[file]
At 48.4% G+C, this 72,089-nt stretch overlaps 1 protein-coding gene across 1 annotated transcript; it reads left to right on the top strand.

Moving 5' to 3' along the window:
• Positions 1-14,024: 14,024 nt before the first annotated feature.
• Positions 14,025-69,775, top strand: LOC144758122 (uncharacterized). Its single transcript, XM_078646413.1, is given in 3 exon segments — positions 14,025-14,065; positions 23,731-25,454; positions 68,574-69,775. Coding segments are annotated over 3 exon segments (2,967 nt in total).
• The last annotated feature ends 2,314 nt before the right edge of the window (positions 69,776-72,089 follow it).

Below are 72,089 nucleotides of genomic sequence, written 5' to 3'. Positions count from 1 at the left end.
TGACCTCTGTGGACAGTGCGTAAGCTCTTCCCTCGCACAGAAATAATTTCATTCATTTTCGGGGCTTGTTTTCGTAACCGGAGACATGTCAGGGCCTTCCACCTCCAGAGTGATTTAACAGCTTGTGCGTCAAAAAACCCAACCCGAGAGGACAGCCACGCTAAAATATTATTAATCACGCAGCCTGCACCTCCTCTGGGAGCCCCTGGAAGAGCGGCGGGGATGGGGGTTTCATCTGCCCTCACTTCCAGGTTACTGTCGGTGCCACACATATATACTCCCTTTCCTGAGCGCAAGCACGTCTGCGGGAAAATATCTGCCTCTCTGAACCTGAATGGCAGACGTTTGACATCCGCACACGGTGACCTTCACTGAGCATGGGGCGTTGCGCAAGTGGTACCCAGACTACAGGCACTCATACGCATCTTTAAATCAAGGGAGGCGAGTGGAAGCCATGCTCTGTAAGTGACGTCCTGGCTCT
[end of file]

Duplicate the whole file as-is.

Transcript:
At 48.4% G+C, this 72,089-nt stretch overlaps 1 protein-coding gene across 1 annotated transcript; it reads left to right on the top strand.

Moving 5' to 3' along the window:
• Positions 1-14,024: 14,024 nt before the first annotated feature.
• Positions 14,025-69,775, top strand: LOC144758122 (uncharacterized). Its single transcript, XM_078646413.1, is given in 3 exon segments — positions 14,025-14,065; positions 23,731-25,454; positions 68,574-69,775. Coding segments are annotated over 3 exon segments (2,967 nt in total).
• The last annotated feature ends 2,314 nt before the right edge of the window (positions 69,776-72,089 follow it).

Below are 72,089 nucleotides of genomic sequence, written 5' to 3'. Positions count from 1 at the left end.
TGACCTCTGTGGACAGTGCGTAAGCTCTTCCCTCGCACAGAAATAATTTCATTCATTTTCGGGGCTTGTTTTCGTAACCGGAGACATGTCAGGGCCTTCCACCTCCAGAGTGATTTAACAGCTTGTGCGTCAAAAAACCCAACCCGAGAGGACAGCCACGCTAAAATATTATTAATCACGCAGCCTGCACCTCCTCTGGGAGCCCCTGGAAGAGCGGCGGGGATGGGGGTTTCATCTGCCCTCACTTCCAGGTTACTGTCGGTGCCACACATATATACTCCCTTTCCTGAGCGCAAGCACGTCTGCGGGAAAATATCTGCCTCTCTGAACCTGAATGGCAGACGTTTGACATCCGCACACGGTGACCTTCACTGAGCATGGGGCGTTGCGCAAGTGGTACCCAGACTACAGGCACTCATACGCATCTTTAAATCAAGGGAGGCGAGTGGAAGCCATGCTCTGTAAGTGACGTCCTGGCTCT